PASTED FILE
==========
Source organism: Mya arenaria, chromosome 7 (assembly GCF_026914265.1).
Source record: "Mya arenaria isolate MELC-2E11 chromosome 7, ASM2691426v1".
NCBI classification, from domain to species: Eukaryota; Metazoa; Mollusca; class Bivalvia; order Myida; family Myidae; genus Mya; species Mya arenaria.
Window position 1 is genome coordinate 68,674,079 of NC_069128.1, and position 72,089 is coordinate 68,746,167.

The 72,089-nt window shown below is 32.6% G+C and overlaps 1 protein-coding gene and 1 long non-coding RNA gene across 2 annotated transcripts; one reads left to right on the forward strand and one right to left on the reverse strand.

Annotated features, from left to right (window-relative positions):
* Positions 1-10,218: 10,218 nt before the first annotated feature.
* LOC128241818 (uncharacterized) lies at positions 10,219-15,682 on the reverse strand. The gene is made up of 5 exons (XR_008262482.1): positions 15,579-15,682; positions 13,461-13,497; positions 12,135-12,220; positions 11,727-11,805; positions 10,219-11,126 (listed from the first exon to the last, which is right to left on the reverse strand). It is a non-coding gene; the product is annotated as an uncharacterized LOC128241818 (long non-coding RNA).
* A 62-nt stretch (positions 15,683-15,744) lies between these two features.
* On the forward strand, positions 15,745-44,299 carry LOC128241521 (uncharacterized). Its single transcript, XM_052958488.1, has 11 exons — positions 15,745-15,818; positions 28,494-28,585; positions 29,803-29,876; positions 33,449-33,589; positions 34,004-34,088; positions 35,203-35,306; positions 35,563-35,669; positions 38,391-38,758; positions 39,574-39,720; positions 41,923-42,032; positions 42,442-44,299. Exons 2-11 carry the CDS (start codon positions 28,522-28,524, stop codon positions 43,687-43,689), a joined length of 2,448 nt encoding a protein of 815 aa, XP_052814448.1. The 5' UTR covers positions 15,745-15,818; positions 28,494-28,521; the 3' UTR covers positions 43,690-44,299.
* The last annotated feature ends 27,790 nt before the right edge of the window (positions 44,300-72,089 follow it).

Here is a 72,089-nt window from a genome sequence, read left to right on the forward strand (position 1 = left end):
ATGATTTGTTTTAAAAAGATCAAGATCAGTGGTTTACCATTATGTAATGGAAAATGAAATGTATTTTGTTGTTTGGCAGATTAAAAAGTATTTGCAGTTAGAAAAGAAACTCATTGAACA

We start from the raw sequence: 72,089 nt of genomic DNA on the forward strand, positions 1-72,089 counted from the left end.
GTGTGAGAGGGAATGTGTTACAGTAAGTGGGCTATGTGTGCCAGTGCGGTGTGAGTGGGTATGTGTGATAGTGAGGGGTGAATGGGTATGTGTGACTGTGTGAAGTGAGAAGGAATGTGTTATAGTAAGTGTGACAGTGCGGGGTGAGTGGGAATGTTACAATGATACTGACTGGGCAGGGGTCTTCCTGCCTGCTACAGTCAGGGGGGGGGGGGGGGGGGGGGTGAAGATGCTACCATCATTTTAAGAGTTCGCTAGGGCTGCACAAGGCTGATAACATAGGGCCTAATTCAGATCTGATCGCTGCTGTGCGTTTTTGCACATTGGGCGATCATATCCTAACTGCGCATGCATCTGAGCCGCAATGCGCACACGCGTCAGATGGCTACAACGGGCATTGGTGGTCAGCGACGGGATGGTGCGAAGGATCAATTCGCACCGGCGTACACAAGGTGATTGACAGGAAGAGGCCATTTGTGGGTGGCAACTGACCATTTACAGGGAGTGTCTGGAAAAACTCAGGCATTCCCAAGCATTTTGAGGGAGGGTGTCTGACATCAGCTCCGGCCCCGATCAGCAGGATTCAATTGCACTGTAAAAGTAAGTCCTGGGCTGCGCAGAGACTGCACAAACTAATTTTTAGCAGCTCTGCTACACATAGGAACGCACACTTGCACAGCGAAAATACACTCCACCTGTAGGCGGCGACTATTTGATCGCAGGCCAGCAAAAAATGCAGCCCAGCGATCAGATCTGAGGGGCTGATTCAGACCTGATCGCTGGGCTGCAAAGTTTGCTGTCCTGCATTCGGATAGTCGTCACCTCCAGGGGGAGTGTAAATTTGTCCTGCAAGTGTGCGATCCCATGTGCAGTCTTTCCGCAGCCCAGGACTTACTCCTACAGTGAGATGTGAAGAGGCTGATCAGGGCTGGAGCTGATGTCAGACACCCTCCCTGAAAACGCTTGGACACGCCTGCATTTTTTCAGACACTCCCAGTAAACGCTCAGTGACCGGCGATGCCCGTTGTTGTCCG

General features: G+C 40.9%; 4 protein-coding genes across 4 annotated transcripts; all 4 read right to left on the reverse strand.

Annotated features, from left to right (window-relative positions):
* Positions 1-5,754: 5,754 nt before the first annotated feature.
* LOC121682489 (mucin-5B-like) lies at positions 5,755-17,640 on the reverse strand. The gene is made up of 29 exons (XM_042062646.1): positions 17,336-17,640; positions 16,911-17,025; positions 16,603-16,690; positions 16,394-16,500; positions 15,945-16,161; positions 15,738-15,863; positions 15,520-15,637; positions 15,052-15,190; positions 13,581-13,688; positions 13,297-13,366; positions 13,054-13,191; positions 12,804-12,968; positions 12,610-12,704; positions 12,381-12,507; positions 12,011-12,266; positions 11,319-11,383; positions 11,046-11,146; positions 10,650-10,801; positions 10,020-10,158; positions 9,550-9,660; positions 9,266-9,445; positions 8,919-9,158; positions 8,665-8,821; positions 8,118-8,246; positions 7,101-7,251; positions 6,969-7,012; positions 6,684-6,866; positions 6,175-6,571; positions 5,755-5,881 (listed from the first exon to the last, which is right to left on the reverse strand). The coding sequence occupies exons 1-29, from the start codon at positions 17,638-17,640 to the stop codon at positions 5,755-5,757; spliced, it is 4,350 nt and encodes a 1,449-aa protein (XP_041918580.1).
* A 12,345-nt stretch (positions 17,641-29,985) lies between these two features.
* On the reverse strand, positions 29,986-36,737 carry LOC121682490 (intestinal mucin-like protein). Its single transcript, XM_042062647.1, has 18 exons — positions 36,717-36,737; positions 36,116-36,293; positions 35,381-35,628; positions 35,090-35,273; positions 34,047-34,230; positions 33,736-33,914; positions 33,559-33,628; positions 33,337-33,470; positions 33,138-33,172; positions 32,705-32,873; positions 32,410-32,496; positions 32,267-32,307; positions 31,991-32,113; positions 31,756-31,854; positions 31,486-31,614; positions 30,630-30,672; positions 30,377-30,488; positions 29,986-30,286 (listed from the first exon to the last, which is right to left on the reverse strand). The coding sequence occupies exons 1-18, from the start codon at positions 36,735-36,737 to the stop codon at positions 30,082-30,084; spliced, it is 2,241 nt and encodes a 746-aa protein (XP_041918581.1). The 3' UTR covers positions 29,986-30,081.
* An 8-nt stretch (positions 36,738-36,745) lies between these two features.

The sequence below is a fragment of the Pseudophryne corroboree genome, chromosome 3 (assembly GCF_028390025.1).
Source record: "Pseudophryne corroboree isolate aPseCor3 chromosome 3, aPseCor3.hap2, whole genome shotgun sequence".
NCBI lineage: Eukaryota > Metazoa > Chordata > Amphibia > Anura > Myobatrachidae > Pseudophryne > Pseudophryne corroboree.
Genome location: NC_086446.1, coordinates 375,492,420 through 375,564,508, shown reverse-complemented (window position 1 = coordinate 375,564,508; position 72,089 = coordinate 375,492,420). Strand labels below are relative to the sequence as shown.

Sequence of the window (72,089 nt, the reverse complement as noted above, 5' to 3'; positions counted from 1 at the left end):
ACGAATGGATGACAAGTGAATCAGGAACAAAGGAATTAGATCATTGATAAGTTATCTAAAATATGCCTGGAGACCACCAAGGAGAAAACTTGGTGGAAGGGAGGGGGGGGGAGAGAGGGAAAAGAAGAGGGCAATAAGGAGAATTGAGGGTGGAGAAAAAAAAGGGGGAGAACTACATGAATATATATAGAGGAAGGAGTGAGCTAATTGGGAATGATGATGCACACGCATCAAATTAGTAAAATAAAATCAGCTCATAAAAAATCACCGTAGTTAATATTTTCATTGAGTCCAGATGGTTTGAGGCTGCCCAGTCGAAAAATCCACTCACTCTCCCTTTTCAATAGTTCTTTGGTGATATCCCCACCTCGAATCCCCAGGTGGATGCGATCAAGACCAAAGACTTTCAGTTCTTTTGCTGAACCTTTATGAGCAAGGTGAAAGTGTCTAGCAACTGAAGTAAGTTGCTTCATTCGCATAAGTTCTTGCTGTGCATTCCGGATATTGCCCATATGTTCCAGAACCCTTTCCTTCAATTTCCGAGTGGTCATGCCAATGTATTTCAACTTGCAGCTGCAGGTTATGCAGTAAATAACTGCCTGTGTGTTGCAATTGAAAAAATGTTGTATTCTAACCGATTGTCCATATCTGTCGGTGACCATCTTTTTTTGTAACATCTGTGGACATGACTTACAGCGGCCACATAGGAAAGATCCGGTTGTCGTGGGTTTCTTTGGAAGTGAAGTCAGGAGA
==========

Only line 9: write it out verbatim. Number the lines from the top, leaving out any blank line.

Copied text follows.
* A 62-nt stretch (positions 15,683-15,744) lies between these two features.